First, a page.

Standalone vs. Integrated CDP

When considering enterprise reach, you will need to consider other parts of your enterprise stack, determine whether the CDP will operate as a standalone technology or will need to be composable, integrated and work tightly together with other elements of your stack, such as ecommerce, digital experience or content platforms, or even product or supply chain systems. This consideration goes beyond just working in tandem with the Martech stack or different channels to whether the CDP will need to integrate with new technologies and trends such as generative AI.

If a CDP is intended to be the enterprise hub to orchestrate CX through a single point of operational control, a key consideration will be knowing how a CDP is set up to optimize services for data management, journey orchestration and real-time interactions to support business functions across the enterprise.

If the primary goal of a CDP is to ingest all customer data to create a single customer view and you’re not concerned with, say, attribution, personalization or CX improvements, that narrows the scope of the CDP and there can be a much simpler set of integrations. But if the CDP is going to be additionally tasked with calculating propensities using internal or external models, content customization, next-best-action decisions, etc., then your CDP will have to either have those capabilities or be designed to integrate smoothly with solutions that handle those aspects of customer experience.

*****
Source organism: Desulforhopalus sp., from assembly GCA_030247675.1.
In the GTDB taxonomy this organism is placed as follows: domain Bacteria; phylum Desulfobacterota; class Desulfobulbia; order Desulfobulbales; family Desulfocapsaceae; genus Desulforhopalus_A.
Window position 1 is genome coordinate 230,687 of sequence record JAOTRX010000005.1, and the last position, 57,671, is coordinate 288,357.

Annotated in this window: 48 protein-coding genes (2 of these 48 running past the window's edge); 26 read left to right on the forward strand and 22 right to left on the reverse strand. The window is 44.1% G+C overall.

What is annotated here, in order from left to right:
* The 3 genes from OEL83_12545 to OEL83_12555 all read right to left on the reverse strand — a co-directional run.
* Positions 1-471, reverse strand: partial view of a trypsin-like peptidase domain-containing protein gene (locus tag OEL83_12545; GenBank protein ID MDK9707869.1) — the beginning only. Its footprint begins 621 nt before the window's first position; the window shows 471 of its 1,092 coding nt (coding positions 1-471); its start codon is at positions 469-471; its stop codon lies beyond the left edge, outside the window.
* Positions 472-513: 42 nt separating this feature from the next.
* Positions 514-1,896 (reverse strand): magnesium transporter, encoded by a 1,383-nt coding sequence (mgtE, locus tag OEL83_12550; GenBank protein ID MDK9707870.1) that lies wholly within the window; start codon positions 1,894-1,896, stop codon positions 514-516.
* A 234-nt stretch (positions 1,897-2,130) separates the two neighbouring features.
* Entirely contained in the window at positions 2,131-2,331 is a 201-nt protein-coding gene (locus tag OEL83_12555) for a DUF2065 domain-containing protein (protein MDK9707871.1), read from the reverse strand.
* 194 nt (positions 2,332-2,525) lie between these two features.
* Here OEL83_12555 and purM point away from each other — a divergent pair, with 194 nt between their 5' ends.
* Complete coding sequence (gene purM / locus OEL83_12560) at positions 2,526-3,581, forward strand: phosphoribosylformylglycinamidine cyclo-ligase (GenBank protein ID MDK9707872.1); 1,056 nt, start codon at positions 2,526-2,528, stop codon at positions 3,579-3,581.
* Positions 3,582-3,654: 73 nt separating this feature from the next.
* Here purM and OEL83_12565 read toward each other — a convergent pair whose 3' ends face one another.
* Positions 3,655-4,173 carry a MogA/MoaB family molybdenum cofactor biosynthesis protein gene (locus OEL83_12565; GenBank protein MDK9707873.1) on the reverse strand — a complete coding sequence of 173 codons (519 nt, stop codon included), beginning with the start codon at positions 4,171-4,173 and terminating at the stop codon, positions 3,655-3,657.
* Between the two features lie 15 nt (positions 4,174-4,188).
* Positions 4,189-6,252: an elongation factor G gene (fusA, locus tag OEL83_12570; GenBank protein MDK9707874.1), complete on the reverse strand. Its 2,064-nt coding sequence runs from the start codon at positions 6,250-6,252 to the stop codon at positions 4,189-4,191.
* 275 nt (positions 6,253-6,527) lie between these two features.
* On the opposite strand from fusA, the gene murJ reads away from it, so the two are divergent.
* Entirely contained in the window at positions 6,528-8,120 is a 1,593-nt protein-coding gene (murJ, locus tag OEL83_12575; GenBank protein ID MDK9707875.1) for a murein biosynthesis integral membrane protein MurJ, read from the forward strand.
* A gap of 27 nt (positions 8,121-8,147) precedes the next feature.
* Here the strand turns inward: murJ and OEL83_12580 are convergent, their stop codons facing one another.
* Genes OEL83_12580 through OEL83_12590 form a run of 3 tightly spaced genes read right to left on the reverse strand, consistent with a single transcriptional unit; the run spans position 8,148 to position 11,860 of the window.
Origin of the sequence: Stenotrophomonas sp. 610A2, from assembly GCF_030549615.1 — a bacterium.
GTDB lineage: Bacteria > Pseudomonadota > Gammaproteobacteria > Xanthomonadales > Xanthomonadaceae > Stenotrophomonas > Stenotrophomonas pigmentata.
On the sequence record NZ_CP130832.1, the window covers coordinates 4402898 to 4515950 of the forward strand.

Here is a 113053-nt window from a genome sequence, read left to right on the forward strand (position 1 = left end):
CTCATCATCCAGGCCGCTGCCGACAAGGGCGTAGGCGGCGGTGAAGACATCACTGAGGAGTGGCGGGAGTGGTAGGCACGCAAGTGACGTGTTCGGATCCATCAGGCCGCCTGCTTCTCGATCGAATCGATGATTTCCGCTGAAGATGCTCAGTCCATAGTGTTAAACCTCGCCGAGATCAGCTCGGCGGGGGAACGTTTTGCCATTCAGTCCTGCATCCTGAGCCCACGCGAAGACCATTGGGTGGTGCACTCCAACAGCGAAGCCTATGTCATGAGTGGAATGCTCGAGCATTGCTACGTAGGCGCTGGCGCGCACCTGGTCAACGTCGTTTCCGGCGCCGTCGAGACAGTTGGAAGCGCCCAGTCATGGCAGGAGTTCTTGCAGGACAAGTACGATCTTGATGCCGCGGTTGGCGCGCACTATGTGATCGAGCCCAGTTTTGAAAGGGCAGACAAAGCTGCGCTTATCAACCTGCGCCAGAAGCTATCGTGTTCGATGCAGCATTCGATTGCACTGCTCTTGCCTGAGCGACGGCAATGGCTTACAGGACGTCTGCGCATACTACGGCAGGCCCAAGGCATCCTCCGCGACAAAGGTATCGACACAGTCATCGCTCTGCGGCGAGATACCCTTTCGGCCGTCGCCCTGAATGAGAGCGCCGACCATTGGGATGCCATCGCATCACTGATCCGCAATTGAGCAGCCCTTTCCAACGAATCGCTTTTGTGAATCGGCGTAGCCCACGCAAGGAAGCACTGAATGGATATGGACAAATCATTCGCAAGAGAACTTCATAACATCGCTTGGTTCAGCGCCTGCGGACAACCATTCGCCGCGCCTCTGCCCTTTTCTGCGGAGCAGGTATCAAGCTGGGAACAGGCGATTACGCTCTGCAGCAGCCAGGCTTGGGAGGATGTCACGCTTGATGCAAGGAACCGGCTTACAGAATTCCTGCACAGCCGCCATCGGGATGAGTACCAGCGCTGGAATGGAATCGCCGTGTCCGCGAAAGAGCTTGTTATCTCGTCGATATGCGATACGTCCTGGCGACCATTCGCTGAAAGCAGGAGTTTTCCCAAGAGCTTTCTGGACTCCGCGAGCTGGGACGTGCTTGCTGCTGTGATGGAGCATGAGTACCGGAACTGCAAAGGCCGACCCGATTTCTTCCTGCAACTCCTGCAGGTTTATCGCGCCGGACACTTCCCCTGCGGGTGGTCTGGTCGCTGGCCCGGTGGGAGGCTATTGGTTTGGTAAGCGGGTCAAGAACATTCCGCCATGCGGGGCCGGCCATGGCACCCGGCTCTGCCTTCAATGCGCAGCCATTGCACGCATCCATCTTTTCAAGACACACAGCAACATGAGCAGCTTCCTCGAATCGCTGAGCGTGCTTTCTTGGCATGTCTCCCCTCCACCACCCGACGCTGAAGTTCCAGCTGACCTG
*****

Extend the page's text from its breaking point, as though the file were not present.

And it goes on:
Another broader question to answer in the context of a CDP’s intended use cases is where you anticipate your sources of intelligence coming from. Beyond the internal data, how will the CDP support experimentation, optimization and orchestration at the API level? This is more than simply tapping into data that already resides in a data warehouse, but instead requires bringing results back from channels in ongoing campaigns and analyzing those results for attribution, journey optimization, and additional CX prediction or measurement. It is a recognition that there may be other enterprise sources of information and other consumers of (and actors on) CX insights the CDP offers. If a CDP is intended to be the enterprise hub to orchestrate CX through a single point of operational control, a key consideration will be knowing how a CDP is set up to optimize services for data management, journey orchestration and real-time interactions to support business functions across the enterprise.

A final point to make about deciding what type of CDP will best suit your business is to think about how your needs will change, and whether a CDP will be able to adapt to future change. You may have simple use cases today, but as you anticipate meeting the changing needs or demands of your customers – or business – your use cases may become more complex. Will your CDP offer an opportunity to ask and answer different questions about your customers, will it be able to automate some of the things that may have been manual in the past such as segmentation, visualization of customer differences and a calculation and understanding of aggregates around customer journeys?

You will not know precisely what’s in store for your customers or your business next year and beyond, but you do know that there will, in all likelihood, be a certain level of disruption. The type of CDP you choose may very well determine what side of the disruption your company is on.